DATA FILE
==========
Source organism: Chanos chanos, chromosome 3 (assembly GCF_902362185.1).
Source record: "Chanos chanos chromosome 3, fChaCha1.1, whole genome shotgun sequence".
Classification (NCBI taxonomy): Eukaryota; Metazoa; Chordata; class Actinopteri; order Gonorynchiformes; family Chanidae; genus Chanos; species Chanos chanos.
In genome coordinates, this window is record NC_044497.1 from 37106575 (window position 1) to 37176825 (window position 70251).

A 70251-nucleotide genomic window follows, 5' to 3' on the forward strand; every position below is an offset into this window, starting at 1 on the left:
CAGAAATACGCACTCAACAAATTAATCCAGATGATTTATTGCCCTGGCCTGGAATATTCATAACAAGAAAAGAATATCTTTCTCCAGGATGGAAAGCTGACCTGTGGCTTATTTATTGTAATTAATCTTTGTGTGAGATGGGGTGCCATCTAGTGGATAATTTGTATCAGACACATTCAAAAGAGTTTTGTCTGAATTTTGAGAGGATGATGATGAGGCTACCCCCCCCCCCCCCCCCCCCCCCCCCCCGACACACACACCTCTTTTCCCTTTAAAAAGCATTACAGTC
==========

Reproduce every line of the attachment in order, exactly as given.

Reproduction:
Source organism: Chanos chanos, chromosome 3 (assembly GCF_902362185.1).
Source record: "Chanos chanos chromosome 3, fChaCha1.1, whole genome shotgun sequence".
Classification (NCBI taxonomy): Eukaryota; Metazoa; Chordata; class Actinopteri; order Gonorynchiformes; family Chanidae; genus Chanos; species Chanos chanos.
In genome coordinates, this window is record NC_044497.1 from 37106575 (window position 1) to 37176825 (window position 70251).

A 70251-nucleotide genomic window follows, 5' to 3' on the forward strand; every position below is an offset into this window, starting at 1 on the left:
CAGAAATACGCACTCAACAAATTAATCCAGATGATTTATTGCCCTGGCCTGGAATATTCATAACAAGAAAAGAATATCTTTCTCCAGGATGGAAAGCTGACCTGTGGCTTATTTATTGTAATTAATCTTTGTGTGAGATGGGGTGCCATCTAGTGGATAATTTGTATCAGACACATTCAAAAGAGTTTTGTCTGAATTTTGAGAGGATGATGATGAGGCTACCCCCCCCCCCCCCCCCCCCCCCCCCCCGACACACACACCTCTTTTCCCTTTAAAAAGCATTACAGTC